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Attention in Early DevelopmentThemes and Variations$
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Holly Alliger Ruff and Mary Klevjord Rothbart

Print publication date: 2001

Print ISBN-13: 9780195136326

Published to Oxford Scholarship Online: April 2010

DOI: 10.1093/acprof:oso/9780195136326.001.0001

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Individual Differences in Attention

Individual Differences in Attention

Chapter:
(p.174) 10 Individual Differences in Attention
Source:
Attention in Early Development
Author(s):

Holly Alliger Ruff

Mary Klevjord Rothbart

Publisher:
Oxford University Press
DOI:10.1093/acprof:oso/9780195136326.003.0010

This chapter discusses evidence for individual differences in dimensions of attention already identified. It reviews methods for determining whether reliable individual differences exist, and discusses individual differences in reactivity to events, sustained visual orienting, and focused attention. Among newborns, differences are seen in both behavioral and physiological reactivity, but measures of these dimensions do not show stability until after early infancy. Children also differ in the amount of time they spend looking at visual displays, possibly reflecting the amount of time required to encode a display. Older infants show variability in sustained focused attention and the autonomic processes related to it. Lastly, the chapter reviews individual differences in three temperament dimensions that interact with attention: activity level, impulse control, and emotionality. All of these differences have implications for the socialization of children.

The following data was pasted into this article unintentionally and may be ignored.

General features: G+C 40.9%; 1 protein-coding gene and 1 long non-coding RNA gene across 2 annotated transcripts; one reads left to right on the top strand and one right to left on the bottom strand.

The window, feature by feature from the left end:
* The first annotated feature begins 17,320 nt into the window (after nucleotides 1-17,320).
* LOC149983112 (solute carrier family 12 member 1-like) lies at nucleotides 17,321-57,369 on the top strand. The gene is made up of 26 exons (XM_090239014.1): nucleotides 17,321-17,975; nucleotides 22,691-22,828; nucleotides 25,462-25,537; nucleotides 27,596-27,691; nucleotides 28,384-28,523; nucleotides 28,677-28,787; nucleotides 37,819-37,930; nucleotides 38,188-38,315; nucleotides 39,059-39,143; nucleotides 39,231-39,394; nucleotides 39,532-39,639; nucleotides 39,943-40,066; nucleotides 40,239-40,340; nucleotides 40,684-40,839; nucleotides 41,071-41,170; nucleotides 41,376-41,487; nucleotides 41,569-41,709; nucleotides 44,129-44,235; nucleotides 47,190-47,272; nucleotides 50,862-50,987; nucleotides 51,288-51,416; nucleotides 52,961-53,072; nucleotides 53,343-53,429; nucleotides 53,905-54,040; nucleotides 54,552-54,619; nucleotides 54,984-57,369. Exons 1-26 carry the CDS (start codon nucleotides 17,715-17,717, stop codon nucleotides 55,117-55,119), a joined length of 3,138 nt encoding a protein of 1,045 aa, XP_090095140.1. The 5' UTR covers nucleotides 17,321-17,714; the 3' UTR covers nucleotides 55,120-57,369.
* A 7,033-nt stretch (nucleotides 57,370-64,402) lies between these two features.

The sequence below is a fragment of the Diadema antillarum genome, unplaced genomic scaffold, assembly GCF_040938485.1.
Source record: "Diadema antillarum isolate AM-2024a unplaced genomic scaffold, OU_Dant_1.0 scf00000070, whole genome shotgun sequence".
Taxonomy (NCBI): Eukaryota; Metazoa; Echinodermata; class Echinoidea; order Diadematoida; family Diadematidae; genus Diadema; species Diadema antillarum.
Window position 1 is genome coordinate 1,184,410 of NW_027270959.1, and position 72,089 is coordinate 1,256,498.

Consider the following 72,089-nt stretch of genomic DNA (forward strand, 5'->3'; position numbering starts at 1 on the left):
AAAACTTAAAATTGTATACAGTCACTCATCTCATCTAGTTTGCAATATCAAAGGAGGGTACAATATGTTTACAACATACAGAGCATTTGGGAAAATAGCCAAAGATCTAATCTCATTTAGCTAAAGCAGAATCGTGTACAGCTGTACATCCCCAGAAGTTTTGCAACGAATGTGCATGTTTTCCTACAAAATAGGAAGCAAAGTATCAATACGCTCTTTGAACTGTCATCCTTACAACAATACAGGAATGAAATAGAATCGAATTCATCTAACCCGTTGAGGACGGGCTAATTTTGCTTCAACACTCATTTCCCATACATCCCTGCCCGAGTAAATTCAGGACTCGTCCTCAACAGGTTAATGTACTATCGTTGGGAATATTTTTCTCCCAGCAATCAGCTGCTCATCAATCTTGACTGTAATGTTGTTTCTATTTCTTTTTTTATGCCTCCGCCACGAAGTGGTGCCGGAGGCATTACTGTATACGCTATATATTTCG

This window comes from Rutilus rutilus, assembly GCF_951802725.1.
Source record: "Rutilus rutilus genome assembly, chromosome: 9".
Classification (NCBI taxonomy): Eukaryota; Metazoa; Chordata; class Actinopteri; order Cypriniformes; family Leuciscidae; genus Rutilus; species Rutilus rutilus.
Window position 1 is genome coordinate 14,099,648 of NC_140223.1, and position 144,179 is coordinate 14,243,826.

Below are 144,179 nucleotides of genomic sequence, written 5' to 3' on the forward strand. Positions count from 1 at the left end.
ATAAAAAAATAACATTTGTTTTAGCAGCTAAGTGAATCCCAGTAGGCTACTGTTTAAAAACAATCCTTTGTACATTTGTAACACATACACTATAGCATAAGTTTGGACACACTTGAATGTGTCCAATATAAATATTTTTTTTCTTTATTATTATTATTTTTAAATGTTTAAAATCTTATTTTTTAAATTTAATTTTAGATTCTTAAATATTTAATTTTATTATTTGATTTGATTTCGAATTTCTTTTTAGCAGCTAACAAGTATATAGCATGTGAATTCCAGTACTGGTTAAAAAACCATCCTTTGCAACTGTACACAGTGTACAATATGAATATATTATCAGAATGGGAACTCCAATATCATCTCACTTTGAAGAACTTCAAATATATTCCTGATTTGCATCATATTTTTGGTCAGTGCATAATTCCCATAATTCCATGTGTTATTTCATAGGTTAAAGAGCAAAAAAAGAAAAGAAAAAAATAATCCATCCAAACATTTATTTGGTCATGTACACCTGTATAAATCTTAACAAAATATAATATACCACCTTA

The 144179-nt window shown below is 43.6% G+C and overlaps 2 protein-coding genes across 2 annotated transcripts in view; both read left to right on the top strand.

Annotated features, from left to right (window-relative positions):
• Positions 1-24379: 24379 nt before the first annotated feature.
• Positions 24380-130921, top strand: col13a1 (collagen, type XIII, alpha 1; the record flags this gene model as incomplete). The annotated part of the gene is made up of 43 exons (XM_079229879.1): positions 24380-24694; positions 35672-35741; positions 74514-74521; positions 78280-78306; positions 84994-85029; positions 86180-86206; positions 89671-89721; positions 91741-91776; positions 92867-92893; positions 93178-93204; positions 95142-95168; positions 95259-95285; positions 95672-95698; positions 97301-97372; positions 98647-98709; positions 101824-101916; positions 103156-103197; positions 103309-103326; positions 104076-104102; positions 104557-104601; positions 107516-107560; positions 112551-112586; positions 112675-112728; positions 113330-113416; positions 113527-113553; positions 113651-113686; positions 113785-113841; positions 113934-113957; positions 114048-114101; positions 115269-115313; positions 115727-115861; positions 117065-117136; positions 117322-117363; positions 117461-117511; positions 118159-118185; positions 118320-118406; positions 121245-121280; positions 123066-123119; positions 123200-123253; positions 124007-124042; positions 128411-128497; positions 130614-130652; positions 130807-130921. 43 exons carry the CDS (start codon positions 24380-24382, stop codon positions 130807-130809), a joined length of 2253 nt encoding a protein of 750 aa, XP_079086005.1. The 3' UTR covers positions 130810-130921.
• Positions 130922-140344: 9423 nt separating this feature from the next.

Keywords:   individual differences, reactivity, sustained looking, temperament, focused attention, autonomic measures

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